The present investigation was an attempt to develop a Spatial Decision Support System (SDSS) for a test Nagwan watershed situated in the Damodar-Barakar catchment in India, the second most seriously eroded area in the world, for not only estimating sediment yields under prevailing resource management systems but for also designing a linear programming (LP) based optimized land use & conservation practice plans for soil loss reduction in the test watershed.
Validation of the proposed SDSS on nine (1981-1983; 1985-1989 and 1991)-year sediment yield data for the test watershed revealed that it could mimic the annual dynamics of the total sediment yields at the test watershed outlet with a correlation coefficient of 0.65; model efficiency coefficient of 0.70; mean relative error of -17.97% and root mean square prediction error of 9.63 t/ha and that it could be used as an efficient tool for assessing sediment yields from different parts of the test watershed and for designing a linear programming (LP) based optimized land use & conservation practice plans for reduced total sediment yields from the test watershed.
The LP based land use plan (Figure1
) although proposed no change in the total areas under paddy, corn and forest land use types yet it suggested their re-distribution within the test watershed thereby leading to not only a reduction in the test watershed’s total sediment yield by about 14.61%
) but also an increase in it’s paddy and corn crop productivity by 2.80 and 68.14 per cent, respectively. The proposed LP based land use plan for the test watershed could thus lead to an enhanced productivity benefit of about Rs. 3735/ha, in monetary terms, from corn crop cultivation at its optimal locations.
Both linear programming (LP) and simple watershed prioritization criteria based alternate conservation practice plans were designed for the test watershed using the sediment yields estimated by the proposed (validated) SDSS. Incorporation of these conservation plans into the proposed SDSS showed that LP based optimized conservation plan, implanted in 72 % of total watershed area, could lead to a maximum reduction (44.16 %) in the total soil loss from the watershed. This was followed by the prioritization criteria – 3, 2 and 1 based conservation practice plans, implanted in 51, 22 and 29 % of the test watershed area which lead to about 27.74, 15.15 and 12.05 per cent reduction in the total soil loss from the watershed. However, a simple Benefit: Cost analysis in terms of a few major (accountable) costs and benefits due to these conservation practice plans demonstrated that although the SDSS incorporation of the LP based conservation plan (in 72 % of total watershed area) can bring down the total soil loss from the test area quite close to its soil loss tolerance value (11.40 t/ha) yet it was slightly less economically feasible than implanting conservation practices in just 22% of the total watershed area (Table1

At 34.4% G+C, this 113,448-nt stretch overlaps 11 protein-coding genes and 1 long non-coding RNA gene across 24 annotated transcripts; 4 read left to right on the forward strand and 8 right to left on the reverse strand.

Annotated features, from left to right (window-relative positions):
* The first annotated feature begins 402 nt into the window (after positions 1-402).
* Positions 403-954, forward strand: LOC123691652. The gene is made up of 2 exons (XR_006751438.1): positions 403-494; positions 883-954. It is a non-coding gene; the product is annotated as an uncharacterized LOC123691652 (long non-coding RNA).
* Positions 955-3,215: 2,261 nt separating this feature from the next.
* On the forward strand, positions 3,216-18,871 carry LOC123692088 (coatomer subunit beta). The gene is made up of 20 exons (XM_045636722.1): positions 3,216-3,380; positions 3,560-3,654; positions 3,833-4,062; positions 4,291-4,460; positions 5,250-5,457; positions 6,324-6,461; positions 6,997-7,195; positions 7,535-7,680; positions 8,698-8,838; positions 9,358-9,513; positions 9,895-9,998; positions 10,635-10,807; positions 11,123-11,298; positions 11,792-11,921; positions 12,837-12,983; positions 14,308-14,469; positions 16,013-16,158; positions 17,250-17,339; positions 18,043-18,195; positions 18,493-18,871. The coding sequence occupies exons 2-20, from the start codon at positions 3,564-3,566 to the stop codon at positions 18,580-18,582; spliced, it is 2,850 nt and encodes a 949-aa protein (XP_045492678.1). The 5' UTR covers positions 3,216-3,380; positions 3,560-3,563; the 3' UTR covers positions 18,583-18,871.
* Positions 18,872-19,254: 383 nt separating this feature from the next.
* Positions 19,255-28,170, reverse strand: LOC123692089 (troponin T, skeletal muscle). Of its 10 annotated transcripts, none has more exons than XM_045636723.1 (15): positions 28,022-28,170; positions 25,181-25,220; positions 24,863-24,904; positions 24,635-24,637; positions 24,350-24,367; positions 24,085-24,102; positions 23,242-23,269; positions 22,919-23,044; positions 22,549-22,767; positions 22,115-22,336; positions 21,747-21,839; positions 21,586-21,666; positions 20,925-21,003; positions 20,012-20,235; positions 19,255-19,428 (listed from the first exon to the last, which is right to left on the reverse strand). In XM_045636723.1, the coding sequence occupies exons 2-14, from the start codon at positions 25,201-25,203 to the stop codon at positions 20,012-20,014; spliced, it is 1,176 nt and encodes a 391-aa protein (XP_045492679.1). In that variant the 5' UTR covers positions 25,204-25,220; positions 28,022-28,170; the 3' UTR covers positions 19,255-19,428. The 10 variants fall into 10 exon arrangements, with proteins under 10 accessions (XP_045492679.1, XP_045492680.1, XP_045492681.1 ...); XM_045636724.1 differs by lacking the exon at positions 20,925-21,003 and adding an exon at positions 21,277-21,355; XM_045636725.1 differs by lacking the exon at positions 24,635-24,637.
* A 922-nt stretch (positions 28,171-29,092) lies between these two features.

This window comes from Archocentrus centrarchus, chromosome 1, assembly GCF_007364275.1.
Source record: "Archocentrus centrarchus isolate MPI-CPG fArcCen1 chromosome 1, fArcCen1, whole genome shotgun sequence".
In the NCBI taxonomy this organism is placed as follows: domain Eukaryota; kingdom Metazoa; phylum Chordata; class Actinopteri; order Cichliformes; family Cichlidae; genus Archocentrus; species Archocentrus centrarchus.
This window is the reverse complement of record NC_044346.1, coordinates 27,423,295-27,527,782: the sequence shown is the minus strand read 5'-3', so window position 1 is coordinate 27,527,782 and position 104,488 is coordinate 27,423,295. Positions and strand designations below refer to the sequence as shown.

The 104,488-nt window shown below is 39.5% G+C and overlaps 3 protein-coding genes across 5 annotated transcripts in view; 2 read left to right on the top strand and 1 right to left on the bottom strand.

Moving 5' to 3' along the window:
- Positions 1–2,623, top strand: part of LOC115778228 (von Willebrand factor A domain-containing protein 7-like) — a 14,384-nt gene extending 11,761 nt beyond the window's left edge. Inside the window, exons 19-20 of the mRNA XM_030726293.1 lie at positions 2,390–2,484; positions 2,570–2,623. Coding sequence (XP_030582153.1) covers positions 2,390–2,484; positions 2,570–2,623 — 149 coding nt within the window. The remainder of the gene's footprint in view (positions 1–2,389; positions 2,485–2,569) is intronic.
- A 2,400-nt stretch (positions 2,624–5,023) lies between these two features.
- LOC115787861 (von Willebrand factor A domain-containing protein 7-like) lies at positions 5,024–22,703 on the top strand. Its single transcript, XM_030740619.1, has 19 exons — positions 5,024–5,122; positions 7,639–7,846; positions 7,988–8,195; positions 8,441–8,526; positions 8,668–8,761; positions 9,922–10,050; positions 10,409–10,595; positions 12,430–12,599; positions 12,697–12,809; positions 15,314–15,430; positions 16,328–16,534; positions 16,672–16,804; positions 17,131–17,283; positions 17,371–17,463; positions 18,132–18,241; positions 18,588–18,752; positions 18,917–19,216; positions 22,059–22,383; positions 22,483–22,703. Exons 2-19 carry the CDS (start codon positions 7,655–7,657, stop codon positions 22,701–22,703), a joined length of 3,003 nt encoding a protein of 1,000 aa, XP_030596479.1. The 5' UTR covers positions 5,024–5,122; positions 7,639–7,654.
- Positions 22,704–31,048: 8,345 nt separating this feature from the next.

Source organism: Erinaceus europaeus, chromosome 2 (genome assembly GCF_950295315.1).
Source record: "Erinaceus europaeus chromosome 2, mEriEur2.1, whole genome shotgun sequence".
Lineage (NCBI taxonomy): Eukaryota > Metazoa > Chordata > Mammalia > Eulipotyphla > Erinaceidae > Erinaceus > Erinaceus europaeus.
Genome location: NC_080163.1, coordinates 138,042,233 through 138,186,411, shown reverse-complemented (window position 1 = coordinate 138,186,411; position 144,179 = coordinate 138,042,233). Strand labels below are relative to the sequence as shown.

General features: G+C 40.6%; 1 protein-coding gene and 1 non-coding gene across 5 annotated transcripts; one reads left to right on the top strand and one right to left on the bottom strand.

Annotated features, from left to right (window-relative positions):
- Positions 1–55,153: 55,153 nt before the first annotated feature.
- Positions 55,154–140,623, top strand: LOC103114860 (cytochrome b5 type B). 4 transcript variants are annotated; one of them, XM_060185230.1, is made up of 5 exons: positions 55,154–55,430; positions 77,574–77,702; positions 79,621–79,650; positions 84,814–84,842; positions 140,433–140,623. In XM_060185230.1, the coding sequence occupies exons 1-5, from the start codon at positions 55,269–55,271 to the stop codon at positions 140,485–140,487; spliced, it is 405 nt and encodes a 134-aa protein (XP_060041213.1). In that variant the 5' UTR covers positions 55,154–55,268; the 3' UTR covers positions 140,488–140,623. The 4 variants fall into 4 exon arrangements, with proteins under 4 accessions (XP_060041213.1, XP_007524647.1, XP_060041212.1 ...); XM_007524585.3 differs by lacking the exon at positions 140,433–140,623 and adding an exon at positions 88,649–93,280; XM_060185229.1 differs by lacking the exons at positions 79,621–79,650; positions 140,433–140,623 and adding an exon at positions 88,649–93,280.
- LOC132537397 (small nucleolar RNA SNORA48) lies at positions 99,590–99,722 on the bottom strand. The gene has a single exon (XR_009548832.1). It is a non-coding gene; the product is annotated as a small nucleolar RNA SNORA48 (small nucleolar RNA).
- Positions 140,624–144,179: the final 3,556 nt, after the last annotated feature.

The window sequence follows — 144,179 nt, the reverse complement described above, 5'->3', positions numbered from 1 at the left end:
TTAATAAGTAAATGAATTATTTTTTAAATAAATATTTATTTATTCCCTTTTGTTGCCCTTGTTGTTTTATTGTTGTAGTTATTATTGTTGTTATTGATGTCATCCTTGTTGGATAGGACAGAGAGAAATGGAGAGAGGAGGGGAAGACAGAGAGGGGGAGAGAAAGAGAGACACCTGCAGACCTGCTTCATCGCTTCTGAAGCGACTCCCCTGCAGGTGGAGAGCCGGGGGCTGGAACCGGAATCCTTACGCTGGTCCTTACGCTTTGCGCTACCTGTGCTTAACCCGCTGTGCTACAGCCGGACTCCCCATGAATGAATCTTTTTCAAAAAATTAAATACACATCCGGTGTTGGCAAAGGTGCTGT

) Date of project completion:
Total Cost of Project:
Rs. 13,45,000Project investigator:
Dr (Mrs.) Ravinder Kaur,
Senior Scientist, Division of Environmental Sciences,
Indian Agricultural Research Institute, New Delhi-110012 (INDIA),
Phone: 011-26106695®; 011-25811112(o)